Phnom Penh, February 08, 2011
The 11th century temple in honour the Hindu god Shiva, Preah Vihear, is the most celebrated example of ancient Khmer architecture outside of Cambodia’s Angkor Wat. The temple ruins have largely withstood decades of war, but are again at the centre of a deadly border dispute with neighbouring Thailand.
French colonial surveyors in 1907 drew a map showing Preah Vihear temple perched along the Dangrek mountain range inside Cambodia.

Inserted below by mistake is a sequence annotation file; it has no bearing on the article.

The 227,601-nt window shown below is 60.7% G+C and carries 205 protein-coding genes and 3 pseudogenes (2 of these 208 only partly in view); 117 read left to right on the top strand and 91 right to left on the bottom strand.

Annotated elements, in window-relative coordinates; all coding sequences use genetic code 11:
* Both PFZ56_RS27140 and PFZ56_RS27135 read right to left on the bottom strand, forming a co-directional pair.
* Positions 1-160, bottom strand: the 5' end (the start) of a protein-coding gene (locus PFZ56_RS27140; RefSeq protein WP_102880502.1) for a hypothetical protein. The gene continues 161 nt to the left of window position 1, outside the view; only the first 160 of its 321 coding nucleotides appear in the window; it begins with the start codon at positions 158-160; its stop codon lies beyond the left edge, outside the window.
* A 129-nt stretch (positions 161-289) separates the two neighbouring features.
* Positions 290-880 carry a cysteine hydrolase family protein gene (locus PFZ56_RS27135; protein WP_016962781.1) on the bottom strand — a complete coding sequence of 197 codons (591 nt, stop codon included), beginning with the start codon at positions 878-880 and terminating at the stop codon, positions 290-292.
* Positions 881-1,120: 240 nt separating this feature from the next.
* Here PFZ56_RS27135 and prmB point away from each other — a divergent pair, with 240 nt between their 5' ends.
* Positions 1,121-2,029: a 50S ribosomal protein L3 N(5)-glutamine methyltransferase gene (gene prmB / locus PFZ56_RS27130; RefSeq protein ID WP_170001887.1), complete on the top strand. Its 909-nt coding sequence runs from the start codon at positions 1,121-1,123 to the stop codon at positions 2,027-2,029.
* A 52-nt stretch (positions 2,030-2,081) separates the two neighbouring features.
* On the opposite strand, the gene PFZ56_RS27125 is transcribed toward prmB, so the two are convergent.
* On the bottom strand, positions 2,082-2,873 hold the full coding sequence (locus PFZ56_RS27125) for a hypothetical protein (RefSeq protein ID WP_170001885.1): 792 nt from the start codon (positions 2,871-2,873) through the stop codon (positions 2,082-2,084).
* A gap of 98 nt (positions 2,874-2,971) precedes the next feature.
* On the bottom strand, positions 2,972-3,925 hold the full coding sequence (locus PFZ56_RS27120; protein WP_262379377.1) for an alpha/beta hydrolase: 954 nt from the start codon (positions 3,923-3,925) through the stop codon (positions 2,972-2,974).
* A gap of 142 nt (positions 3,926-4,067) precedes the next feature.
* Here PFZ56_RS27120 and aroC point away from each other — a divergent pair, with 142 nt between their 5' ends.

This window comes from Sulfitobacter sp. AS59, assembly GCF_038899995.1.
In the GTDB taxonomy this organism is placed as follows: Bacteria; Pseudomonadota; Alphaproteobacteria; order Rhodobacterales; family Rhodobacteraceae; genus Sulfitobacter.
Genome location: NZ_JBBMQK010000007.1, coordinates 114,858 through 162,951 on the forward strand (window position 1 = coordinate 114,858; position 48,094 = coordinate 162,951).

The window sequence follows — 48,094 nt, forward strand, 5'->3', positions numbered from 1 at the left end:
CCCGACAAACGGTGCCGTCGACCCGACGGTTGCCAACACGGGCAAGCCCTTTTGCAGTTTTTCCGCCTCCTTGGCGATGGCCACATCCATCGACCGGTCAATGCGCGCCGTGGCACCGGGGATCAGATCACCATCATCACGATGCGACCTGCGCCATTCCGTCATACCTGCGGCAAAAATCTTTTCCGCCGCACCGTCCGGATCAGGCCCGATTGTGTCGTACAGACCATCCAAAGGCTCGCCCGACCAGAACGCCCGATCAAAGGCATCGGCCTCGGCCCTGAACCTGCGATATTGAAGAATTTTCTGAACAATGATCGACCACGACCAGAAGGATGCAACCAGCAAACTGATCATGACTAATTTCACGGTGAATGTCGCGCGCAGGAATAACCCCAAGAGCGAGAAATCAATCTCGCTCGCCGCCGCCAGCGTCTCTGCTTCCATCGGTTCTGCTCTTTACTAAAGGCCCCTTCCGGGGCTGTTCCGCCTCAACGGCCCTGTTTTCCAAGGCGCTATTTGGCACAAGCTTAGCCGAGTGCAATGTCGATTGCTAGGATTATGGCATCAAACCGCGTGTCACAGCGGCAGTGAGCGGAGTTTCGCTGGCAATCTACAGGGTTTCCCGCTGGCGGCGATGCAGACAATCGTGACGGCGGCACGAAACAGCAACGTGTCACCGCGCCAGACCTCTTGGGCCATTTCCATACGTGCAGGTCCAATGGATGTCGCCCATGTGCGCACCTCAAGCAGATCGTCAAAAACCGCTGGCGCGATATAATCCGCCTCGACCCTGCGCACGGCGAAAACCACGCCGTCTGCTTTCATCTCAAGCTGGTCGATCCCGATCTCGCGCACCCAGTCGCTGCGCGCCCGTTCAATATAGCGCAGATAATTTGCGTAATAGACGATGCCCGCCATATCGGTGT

Thailand does not regard that map as valid. Its troops occupied it in the 1950s, but were forced to leave after the World Court in 1962 accepted Cambodia’s ownership claim.
The temple was also the scene of the final surrender of several hundred remaining Khmer Rouge guerrillas in 1998.
The issue lay dormant for years until Preah Vihear was listed as a UN World Heritage site in July 2008, reigniting nationalist fervour on both sides.